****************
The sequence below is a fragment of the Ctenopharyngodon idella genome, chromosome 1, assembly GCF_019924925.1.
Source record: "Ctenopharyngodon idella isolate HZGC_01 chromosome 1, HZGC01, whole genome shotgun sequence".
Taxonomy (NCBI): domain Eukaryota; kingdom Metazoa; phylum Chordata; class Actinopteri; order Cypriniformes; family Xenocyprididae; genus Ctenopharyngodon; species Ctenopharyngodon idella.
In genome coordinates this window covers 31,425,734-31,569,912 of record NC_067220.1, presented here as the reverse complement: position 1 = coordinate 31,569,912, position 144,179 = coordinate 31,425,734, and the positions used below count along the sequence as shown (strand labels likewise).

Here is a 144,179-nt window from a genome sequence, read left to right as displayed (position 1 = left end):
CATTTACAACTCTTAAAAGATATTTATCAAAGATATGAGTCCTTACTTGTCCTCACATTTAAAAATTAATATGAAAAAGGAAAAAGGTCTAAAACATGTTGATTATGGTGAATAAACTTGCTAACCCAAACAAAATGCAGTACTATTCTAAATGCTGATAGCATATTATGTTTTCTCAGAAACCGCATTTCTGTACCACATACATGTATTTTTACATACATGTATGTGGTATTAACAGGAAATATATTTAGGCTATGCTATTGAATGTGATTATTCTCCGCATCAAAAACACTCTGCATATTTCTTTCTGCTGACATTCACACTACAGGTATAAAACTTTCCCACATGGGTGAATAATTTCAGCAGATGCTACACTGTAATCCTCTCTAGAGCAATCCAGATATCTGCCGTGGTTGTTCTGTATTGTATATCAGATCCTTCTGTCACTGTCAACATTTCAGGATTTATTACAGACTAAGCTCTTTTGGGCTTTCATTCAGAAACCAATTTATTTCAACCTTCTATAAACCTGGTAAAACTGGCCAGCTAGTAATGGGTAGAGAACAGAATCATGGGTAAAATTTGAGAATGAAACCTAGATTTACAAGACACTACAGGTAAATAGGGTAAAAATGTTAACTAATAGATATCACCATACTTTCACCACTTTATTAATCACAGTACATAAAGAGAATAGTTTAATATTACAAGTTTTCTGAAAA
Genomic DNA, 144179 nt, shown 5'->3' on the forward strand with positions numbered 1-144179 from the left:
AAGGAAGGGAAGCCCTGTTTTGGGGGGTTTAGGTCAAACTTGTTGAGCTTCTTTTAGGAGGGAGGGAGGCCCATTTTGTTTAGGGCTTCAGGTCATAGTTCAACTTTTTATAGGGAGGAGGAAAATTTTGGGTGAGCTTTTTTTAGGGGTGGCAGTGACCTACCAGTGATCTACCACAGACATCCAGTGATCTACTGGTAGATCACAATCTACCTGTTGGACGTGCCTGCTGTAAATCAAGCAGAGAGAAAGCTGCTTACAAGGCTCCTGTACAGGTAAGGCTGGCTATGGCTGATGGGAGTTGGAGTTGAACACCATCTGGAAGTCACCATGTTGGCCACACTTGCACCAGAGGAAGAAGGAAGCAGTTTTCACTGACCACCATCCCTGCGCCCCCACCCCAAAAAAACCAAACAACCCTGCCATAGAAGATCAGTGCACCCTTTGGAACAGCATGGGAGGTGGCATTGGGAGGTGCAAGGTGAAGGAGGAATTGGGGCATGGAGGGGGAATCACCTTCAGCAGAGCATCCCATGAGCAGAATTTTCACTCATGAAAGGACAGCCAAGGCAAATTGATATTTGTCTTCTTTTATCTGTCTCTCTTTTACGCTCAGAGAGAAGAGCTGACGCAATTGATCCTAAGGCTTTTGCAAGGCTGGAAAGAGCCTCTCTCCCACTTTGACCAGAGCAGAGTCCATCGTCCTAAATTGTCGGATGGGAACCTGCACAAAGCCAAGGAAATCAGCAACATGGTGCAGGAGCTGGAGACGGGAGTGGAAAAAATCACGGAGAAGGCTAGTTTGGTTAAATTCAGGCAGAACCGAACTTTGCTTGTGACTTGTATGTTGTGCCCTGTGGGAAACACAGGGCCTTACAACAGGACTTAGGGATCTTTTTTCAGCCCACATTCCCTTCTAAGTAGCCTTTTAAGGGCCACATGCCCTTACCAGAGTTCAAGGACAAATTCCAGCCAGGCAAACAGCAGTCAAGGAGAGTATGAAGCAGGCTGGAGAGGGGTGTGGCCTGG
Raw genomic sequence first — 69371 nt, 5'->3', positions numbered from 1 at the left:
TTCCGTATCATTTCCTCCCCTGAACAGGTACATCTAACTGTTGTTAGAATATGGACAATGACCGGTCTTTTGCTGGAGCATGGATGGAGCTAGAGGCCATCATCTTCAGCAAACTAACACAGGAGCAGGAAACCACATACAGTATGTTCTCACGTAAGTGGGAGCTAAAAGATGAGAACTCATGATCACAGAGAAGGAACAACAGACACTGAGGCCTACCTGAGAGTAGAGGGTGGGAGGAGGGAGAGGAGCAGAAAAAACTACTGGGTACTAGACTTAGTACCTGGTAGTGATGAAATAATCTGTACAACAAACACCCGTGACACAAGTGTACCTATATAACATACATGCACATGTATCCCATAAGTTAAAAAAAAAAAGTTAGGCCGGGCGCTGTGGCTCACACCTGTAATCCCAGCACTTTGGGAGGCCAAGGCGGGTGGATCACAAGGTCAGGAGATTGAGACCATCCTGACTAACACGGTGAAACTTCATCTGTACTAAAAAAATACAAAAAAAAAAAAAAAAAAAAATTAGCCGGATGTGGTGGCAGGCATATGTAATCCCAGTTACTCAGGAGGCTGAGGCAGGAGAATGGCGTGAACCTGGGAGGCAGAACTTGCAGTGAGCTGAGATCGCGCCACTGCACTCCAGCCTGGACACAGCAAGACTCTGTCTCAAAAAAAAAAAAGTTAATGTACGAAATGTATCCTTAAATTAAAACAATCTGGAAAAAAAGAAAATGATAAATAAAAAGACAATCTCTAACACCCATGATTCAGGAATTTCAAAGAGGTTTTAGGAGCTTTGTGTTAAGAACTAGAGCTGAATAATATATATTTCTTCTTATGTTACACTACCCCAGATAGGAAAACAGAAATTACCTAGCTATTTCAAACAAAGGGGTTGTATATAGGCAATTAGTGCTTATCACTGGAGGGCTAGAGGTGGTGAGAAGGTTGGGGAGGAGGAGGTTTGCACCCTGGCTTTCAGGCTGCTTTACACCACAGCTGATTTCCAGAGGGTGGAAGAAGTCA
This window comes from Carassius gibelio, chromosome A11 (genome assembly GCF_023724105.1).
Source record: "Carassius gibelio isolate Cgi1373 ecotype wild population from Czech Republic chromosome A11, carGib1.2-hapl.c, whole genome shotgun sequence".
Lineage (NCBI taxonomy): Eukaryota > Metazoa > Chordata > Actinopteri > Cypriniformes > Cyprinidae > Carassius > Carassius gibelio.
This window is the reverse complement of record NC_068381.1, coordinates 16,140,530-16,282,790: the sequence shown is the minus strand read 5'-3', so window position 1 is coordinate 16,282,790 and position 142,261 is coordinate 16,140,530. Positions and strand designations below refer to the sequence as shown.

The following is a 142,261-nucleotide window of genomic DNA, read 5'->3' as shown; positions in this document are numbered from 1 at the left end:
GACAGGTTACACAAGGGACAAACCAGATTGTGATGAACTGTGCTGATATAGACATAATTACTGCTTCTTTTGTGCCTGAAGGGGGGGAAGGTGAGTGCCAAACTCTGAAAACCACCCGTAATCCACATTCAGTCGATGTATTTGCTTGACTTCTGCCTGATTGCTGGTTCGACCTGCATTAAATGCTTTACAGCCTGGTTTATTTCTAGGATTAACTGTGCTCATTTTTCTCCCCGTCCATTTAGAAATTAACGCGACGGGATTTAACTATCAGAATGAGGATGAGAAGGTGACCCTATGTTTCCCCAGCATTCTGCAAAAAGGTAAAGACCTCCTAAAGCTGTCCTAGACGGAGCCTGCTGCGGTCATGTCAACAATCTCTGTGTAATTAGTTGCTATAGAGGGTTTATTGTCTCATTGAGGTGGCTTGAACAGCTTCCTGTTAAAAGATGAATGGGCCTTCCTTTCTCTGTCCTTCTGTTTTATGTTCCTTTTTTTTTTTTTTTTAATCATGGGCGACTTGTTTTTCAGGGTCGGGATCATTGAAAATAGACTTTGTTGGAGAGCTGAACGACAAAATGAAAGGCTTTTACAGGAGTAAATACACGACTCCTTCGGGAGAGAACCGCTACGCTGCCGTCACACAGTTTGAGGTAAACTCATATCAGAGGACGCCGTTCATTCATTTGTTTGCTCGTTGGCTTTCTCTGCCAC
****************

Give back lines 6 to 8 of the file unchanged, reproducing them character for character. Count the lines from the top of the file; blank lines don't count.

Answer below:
CATTTACAACTCTTAAAAGATATTTATCAAAGATATGAGTCCTTACTTGTCCTCACATTTAAAAATTAATATGAAAAAGGAAAAAGGTCTAAAACATGTTGATTATGGTGAATAAACTTGCTAACCCAAACAAAATGCAGTACTATTCTAAATGCTGATAGCATATTATGTTTTCTCAGAAACCGCATTTCTGTACCACATACATGTATTTTTACATACATGTATGTGGTATTAACAGGAAATATATTTAGGCTATGCTATTGAATGTGATTATTCTCCGCATCAAAAACACTCTGCATATTTCTTTCTGCTGACATTCACACTACAGGTATAAAACTTTCCCACATGGGTGAATAATTTCAGCAGATGCTACACTGTAATCCTCTCTAGAGCAATCCAGATATCTGCCGTGGTTGTTCTGTATTGTATATCAGATCCTTCTGTCACTGTCAACATTTCAGGATTTATTACAGACTAAGCTCTTTTGGGCTTTCATTCAGAAACCAATTTATTTCAACCTTCTATAAACCTGGTAAAACTGGCCAGCTAGTAATGGGTAGAGAACAGAATCATGGGTAAAATTTGAGAATGAAACCTAGATTTACAAGACACTACAGGTAAATAGGGTAAAAATGTTAACTAATAGATATCACCATACTTTCACCACTTTATTAATCACAGTACATAAAGAGAATAGTTTAATATTACAAGTTTTCTGAAAA
Genomic DNA, 144179 nt, shown 5'->3' on the forward strand with positions numbered 1-144179 from the left:
AAGGAAGGGAAGCCCTGTTTTGGGGGGTTTAGGTCAAACTTGTTGAGCTTCTTTTAGGAGGGAGGGAGGCCCATTTTGTTTAGGGCTTCAGGTCATAGTTCAACTTTTTATAGGGAGGAGGAAAATTTTGGGTGAGCTTTTTTTAGGGGTGGCAGTGACCTACCAGTGATCTACCACAGACATCCAGTGATCTACTGGTAGATCACAATCTACCTGTTGGACGTGCCTGCTGTAAATCAAGCAGAGAGAAAGCTGCTTACAAGGCTCCTGTACAGGTAAGGCTGGCTATGGCTGATGGGAGTTGGAGTTGAACACCATCTGGAAGTCACCATGTTGGCCACACTTGCACCAGAGGAAGAAGGAAGCAGTTTTCACTGACCACCATCCCTGCGCCCCCACCCCAAAAAAACCAAACAACCCTGCCATAGAAGATCAGTGCACCCTTTGGAACAGCATGGGAGGTGGCATTGGGAGGTGCAAGGTGAAGGAGGAATTGGGGCATGGAGGGGGAATCACCTTCAGCAGAGCATCCCATGAGCAGAATTTTCACTCATGAAAGGACAGCCAAGGCAAATTGATATTTGTCTTCTTTTATCTGTCTCTCTTTTACGCTCAGAGAGAAGAGCTGACGCAATTGATCCTAAGGCTTTTGCAAGGCTGGAAAGAGCCTCTCTCCCACTTTGACCAGAGCAGAGTCCATCGTCCTAAATTGTCGGATGGGAACCTGCACAAAGCCAAGGAAATCAGCAACATGGTGCAGGAGCTGGAGACGGGAGTGGAAAAAATCACGGAGAAGGCTAGTTTGGTTAAATTCAGGCAGAACCGAACTTTGCTTGTGACTTGTATGTTGTGCCCTGTGGGAAACACAGGGCCTTACAACAGGACTTAGGGATCTTTTTTCAGCCCACATTCCCTTCTAAGTAGCCTTTTAAGGGCCACATGCCCTTACCAGAGTTCAAGGACAAATTCCAGCCAGGCAAACAGCAGTCAAGGAGAGTATGAAGCAGGCTGGAGAGGGGTGTGGCCTGG